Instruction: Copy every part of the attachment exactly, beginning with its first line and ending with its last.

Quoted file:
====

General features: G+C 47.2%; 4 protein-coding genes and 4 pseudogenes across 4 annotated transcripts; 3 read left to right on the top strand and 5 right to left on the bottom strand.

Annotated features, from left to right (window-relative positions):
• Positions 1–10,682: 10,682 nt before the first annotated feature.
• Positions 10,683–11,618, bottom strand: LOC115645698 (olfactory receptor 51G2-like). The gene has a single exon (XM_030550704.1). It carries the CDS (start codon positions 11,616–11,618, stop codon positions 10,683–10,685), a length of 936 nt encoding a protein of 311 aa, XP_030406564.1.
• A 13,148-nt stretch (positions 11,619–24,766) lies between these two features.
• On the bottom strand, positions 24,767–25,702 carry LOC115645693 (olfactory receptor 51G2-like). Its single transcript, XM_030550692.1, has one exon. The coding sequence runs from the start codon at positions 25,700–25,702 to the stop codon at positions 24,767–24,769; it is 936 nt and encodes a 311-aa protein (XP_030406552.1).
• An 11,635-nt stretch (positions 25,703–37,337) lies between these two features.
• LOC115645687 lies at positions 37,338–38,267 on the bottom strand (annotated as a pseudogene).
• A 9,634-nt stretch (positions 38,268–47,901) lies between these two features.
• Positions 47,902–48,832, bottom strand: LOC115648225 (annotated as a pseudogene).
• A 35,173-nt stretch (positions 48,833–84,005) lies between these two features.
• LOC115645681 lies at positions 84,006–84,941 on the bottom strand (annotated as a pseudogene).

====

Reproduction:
General features: G+C 47.2%; 4 protein-coding genes and 4 pseudogenes across 4 annotated transcripts; 3 read left to right on the top strand and 5 right to left on the bottom strand.

Annotated features, from left to right (window-relative positions):
• Positions 1–10,682: 10,682 nt before the first annotated feature.
• Positions 10,683–11,618, bottom strand: LOC115645698 (olfactory receptor 51G2-like). The gene has a single exon (XM_030550704.1). It carries the CDS (start codon positions 11,616–11,618, stop codon positions 10,683–10,685), a length of 936 nt encoding a protein of 311 aa, XP_030406564.1.
• A 13,148-nt stretch (positions 11,619–24,766) lies between these two features.
• On the bottom strand, positions 24,767–25,702 carry LOC115645693 (olfactory receptor 51G2-like). Its single transcript, XM_030550692.1, has one exon. The coding sequence runs from the start codon at positions 25,700–25,702 to the stop codon at positions 24,767–24,769; it is 936 nt and encodes a 311-aa protein (XP_030406552.1).
• An 11,635-nt stretch (positions 25,703–37,337) lies between these two features.
• LOC115645687 lies at positions 37,338–38,267 on the bottom strand (annotated as a pseudogene).
• A 9,634-nt stretch (positions 38,268–47,901) lies between these two features.
• Positions 47,902–48,832, bottom strand: LOC115648225 (annotated as a pseudogene).
• A 35,173-nt stretch (positions 48,833–84,005) lies between these two features.
• LOC115645681 lies at positions 84,006–84,941 on the bottom strand (annotated as a pseudogene).